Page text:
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The barnacle Notobalanus flosculus as an indicator of the intermolt period of the male lithodid crab Paralomis granulosa
Lovrich, G.A.; Calcagno, J.A.; Smith, B.D. (2003). The barnacle Notobalanus flosculus as an indicator of the intermolt period of the male lithodid crab Paralomis granulosa. Mar. Biol. (Berl.) 143(1): 143-156. http://hdl.handle.net/10.1007/s00227-003-1033-8
In: Marine Biology. Springer: Heidelberg; Berlin. ISSN 0025-3162, more
Peer reviewed article  

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Keyword
    Marine

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  • Lovrich, G.A.
  • Calcagno, J.A.
  • Smith, B.D.

Abstract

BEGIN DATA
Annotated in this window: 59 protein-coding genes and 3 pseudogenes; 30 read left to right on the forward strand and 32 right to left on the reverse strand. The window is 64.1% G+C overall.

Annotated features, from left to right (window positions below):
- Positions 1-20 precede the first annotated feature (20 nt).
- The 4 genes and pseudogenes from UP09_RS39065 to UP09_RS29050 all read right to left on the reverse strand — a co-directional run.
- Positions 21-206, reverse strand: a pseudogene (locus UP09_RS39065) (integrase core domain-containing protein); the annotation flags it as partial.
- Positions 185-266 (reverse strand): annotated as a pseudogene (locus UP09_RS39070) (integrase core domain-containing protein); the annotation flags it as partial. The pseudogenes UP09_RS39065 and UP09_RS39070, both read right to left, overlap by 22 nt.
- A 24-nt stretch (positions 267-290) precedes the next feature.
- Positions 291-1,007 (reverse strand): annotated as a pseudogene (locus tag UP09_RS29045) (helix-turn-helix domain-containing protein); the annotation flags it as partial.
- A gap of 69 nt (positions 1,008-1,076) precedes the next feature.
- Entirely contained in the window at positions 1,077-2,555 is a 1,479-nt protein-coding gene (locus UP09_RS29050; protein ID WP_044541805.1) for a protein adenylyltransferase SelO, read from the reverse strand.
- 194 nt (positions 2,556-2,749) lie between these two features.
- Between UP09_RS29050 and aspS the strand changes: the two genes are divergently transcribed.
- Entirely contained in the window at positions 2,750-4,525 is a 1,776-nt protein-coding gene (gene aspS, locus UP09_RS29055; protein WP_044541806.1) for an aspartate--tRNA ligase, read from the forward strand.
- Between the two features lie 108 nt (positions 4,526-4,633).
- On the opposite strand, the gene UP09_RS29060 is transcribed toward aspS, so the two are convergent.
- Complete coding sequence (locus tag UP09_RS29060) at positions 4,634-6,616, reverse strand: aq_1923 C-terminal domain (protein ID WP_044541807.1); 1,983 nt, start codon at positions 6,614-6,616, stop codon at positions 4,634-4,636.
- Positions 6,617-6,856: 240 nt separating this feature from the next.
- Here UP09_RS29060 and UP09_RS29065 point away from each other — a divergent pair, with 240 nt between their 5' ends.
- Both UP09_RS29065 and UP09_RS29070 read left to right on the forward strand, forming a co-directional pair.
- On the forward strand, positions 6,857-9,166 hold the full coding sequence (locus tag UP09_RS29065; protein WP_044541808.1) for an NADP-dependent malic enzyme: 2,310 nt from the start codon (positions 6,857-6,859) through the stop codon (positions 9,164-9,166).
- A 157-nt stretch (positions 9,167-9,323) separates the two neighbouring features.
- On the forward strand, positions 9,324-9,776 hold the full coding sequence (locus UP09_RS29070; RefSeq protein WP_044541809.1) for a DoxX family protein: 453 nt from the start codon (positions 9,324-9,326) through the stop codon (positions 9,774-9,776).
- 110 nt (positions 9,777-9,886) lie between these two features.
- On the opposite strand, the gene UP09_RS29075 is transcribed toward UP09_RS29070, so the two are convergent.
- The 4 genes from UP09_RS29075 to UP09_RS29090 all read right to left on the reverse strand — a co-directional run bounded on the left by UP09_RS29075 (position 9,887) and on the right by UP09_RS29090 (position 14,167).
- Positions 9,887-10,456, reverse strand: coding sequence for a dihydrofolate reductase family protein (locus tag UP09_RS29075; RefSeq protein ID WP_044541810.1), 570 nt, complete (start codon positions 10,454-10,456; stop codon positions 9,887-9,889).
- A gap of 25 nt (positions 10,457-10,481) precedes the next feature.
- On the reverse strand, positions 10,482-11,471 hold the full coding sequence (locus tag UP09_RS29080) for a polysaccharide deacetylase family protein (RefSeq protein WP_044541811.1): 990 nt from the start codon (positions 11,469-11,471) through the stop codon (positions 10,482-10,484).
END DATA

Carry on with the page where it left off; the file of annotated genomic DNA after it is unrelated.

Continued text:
The exoskeleton of the stone crab Paralomis granulosa (Decapoda: Lithodidae) is one of the substrates on which the barnacle Notobalanus flosculus settles in the Beagle Channel of Tierra del Fuego, Argentina (~55°S 67°W). The presence of such an epibiont can be useful for estimating the intermolt period of pre-recruit and recruited crabs to the legal, fishable stock of crab. We undertook an investigation of the timing of N. flosculus settlement on P. granulosa exoskeletons, and their subsequent loss during molting, as a step toward forecasting fishable stock biomass. Between December 1996 and December 1998, 10–15 male P. granulosa with the epibiont N. flosculus were sampled each month in the fishery catches. Almost every month from 1995 to 1998 we evaluated the carapace age of 30,051 crabs, as judged from the degree and type of epibionts. We supplemented our fishery-based investigation with an overlapping investigation of the timing of N. flosculus settlement on artificial collectors. In September 1996, we deployed 240 clay tiles as collectors which were checked monthly for the presence of newly settled N. flosculus. From 1995 to 1997 the prevalence of N. flosculus as an epibiont of P. granulosa was ~20% in male crabs >80 mm carapace length (CL). P. granulosa molted in December, yet the frequency of molted crabs >80 mm CL decreased with size and the prevalence of barnacles was significantly greater than on crabs <80 mm CL. N. flosculus grew well as an epibiont on P. granulosa and remained on crab exoskeletons for 13 months. Our observation that the densest settlements of barnacle cohorts on the artificial collectors occurred previously or simultaneously with the molting period of male P. granulosa provides evidence that P. granulosa carrying N. flosculus between January and November skipped their molt. Moreover, barnacle cohorts of December, February and March seemed not to settle onto crab carapaces. Our conclusion can help us calculate the proportion of skip-molters in the population, and subsequently explain or forecast changes in the fishable stock biomass of crab after each molting season.

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